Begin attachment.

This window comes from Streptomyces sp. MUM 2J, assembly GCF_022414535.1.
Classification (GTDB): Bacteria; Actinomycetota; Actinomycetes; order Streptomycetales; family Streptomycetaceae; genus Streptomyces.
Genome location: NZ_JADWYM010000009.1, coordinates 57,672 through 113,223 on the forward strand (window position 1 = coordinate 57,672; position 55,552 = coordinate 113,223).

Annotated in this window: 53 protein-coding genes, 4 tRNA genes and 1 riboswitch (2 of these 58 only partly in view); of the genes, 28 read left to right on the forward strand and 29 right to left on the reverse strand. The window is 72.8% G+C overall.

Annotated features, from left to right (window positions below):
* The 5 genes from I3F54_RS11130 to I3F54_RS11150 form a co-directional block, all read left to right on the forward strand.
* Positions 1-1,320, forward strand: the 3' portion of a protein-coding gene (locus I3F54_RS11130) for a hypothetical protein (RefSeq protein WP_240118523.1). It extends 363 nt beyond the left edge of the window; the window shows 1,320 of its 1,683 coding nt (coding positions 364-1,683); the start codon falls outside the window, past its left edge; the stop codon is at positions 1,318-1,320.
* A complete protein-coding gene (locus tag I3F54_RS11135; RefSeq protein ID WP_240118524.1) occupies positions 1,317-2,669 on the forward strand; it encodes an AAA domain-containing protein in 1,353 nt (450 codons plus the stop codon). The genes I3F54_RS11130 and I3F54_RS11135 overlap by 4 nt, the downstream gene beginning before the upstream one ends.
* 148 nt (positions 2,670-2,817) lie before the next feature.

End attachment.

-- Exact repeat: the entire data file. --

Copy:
This window comes from Streptomyces sp. MUM 2J, assembly GCF_022414535.1.
Classification (GTDB): Bacteria; Actinomycetota; Actinomycetes; order Streptomycetales; family Streptomycetaceae; genus Streptomyces.
Genome location: NZ_JADWYM010000009.1, coordinates 57,672 through 113,223 on the forward strand (window position 1 = coordinate 57,672; position 55,552 = coordinate 113,223).

Annotated in this window: 53 protein-coding genes, 4 tRNA genes and 1 riboswitch (2 of these 58 only partly in view); of the genes, 28 read left to right on the forward strand and 29 right to left on the reverse strand. The window is 72.8% G+C overall.

Annotated features, from left to right (window positions below):
* The 5 genes from I3F54_RS11130 to I3F54_RS11150 form a co-directional block, all read left to right on the forward strand.
* Positions 1-1,320, forward strand: the 3' portion of a protein-coding gene (locus I3F54_RS11130) for a hypothetical protein (RefSeq protein WP_240118523.1). It extends 363 nt beyond the left edge of the window; the window shows 1,320 of its 1,683 coding nt (coding positions 364-1,683); the start codon falls outside the window, past its left edge; the stop codon is at positions 1,318-1,320.
* A complete protein-coding gene (locus tag I3F54_RS11135; RefSeq protein ID WP_240118524.1) occupies positions 1,317-2,669 on the forward strand; it encodes an AAA domain-containing protein in 1,353 nt (450 codons plus the stop codon). The genes I3F54_RS11130 and I3F54_RS11135 overlap by 4 nt, the downstream gene beginning before the upstream one ends.
* 148 nt (positions 2,670-2,817) lie before the next feature.